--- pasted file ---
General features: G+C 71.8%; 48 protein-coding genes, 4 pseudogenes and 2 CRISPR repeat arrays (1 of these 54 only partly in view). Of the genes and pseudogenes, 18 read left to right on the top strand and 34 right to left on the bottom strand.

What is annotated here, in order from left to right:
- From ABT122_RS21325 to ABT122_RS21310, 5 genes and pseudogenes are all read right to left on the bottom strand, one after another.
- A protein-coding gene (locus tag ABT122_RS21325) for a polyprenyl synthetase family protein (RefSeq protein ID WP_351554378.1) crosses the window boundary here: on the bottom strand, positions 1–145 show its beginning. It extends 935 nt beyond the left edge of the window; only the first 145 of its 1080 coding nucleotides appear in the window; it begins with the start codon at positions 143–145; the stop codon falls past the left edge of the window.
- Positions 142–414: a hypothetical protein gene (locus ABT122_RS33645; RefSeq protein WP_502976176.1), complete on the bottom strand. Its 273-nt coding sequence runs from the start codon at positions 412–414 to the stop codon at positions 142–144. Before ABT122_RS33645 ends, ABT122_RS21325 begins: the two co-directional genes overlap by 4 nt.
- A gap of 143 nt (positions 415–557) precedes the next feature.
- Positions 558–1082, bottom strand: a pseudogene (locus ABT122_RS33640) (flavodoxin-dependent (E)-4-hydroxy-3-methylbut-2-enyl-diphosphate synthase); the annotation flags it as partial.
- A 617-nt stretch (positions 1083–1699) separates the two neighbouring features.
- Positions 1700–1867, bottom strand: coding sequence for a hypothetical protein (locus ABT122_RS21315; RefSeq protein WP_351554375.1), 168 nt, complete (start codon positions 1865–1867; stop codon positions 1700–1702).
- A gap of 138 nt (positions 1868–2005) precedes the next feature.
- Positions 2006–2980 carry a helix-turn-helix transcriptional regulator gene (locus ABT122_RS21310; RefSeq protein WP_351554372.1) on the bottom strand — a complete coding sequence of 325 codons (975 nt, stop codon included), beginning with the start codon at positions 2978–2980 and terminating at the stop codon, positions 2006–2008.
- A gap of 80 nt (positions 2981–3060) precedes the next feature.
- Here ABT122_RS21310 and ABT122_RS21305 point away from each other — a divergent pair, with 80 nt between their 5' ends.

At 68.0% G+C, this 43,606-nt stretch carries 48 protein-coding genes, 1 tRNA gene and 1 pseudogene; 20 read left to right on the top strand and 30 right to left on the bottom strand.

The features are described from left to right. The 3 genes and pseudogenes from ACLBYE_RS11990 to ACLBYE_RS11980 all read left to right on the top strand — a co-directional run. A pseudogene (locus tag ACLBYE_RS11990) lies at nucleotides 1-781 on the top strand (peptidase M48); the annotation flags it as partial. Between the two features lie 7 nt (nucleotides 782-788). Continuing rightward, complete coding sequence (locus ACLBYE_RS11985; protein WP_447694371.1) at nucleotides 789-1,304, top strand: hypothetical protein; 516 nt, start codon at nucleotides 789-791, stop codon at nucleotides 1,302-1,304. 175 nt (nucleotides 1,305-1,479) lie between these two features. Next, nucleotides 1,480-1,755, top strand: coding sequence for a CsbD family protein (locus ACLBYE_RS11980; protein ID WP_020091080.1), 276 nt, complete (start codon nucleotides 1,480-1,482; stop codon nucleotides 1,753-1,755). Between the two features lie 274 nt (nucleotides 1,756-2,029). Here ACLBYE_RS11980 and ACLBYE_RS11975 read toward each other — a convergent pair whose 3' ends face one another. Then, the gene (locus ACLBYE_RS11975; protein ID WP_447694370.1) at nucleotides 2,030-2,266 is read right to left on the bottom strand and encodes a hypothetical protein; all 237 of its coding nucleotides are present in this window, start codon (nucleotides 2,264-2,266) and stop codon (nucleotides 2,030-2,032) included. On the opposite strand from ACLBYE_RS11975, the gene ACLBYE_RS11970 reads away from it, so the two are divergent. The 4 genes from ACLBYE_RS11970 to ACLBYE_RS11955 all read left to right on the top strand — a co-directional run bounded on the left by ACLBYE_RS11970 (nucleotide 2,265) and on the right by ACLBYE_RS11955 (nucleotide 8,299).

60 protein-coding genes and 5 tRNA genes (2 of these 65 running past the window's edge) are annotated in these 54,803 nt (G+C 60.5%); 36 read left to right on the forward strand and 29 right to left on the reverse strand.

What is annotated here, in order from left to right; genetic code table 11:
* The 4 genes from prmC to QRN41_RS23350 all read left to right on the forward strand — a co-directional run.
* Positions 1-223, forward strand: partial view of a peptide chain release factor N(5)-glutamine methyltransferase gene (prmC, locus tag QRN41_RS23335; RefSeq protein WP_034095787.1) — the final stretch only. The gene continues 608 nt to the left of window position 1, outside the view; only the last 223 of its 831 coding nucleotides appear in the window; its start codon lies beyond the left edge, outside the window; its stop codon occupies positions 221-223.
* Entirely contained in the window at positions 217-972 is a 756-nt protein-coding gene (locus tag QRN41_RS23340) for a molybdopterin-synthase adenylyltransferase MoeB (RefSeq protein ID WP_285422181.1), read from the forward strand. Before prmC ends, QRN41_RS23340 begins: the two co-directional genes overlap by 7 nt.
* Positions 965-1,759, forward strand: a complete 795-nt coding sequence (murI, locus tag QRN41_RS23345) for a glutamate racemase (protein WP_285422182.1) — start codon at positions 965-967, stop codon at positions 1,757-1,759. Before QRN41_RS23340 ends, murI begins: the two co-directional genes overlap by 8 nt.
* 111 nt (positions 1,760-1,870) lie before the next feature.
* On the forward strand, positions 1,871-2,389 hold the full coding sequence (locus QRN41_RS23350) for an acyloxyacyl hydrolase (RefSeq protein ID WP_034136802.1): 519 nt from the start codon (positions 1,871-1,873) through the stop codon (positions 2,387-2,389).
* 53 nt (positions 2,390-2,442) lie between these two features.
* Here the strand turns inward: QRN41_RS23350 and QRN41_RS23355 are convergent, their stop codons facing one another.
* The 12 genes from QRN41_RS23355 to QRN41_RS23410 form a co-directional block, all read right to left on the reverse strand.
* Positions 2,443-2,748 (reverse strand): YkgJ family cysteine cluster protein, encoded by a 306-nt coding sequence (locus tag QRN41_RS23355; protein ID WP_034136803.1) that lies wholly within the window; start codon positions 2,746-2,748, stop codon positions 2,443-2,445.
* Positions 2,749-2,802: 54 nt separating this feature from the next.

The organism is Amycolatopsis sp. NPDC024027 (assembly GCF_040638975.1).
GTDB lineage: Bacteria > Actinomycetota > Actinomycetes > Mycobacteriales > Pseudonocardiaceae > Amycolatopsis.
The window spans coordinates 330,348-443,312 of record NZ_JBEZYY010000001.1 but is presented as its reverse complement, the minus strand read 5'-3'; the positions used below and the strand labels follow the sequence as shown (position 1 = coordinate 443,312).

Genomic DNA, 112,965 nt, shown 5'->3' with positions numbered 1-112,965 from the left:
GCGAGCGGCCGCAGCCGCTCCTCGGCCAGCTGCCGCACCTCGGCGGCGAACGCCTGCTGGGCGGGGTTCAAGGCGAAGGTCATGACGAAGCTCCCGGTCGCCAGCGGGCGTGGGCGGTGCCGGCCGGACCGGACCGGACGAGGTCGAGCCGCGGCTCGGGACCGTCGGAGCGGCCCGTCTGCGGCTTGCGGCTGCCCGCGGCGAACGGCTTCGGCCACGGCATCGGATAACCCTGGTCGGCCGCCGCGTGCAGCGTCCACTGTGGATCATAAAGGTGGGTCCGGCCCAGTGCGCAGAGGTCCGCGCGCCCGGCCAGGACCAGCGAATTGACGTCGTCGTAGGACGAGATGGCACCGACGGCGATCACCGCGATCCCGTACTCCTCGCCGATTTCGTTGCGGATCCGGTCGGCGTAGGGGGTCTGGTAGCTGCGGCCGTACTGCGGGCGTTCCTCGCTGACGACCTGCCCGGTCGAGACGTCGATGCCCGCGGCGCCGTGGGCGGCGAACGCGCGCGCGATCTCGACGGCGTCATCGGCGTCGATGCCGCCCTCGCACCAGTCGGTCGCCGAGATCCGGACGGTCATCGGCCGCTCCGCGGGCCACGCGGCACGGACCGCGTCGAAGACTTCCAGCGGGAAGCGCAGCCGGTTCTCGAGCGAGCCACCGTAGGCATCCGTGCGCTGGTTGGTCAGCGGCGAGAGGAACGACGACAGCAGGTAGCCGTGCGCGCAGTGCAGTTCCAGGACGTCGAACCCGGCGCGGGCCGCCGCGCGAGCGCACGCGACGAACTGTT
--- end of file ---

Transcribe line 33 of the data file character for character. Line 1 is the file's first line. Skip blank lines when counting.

GCGAGCGGCCGCAGCCGCTCCTCGGCCAGCTGCCGCACCTCGGCGGCGAACGCCTGCTGGGCGGGGTTCAAGGCGAAGGTCATGACGAAGCTCCCGGTCGCCAGCGGGCGTGGGCGGTGCCGGCCGGACCGGACCGGACGAGGTCGAGCCGCGGCTCGGGACCGTCGGAGCGGCCCGTCTGCGGCTTGCGGCTGCCCGCGGCGAACGGCTTCGGCCACGGCATCGGATAACCCTGGTCGGCCGCCGCGTGCAGCGTCCACTGTGGATCATAAAGGTGGGTCCGGCCCAGTGCGCAGAGGTCCGCGCGCCCGGCCAGGACCAGCGAATTGACGTCGTCGTAGGACGAGATGGCACCGACGGCGATCACCGCGATCCCGTACTCCTCGCCGATTTCGTTGCGGATCCGGTCGGCGTAGGGGGTCTGGTAGCTGCGGCCGTACTGCGGGCGTTCCTCGCTGACGACCTGCCCGGTCGAGACGTCGATGCCCGCGGCGCCGTGGGCGGCGAACGCGCGCGCGATCTCGACGGCGTCATCGGCGTCGATGCCGCCCTCGCACCAGTCGGTCGCCGAGATCCGGACGGTCATCGGCCGCTCCGCGGGCCACGCGGCACGGACCGCGTCGAAGACTTCCAGCGGGAAGCGCAGCCGGTTCTCGAGCGAGCCACCGTAGGCATCCGTGCGCTGGTTGGTCAGCGGCGAGAGGAACGACGACAGCAGGTAGCCGTGCGCGCAGTGCAGTTCCAGGACGTCGAACCCGGCGCGGGCCGCCGCGCGAGCGCACGCGACGAACTGTT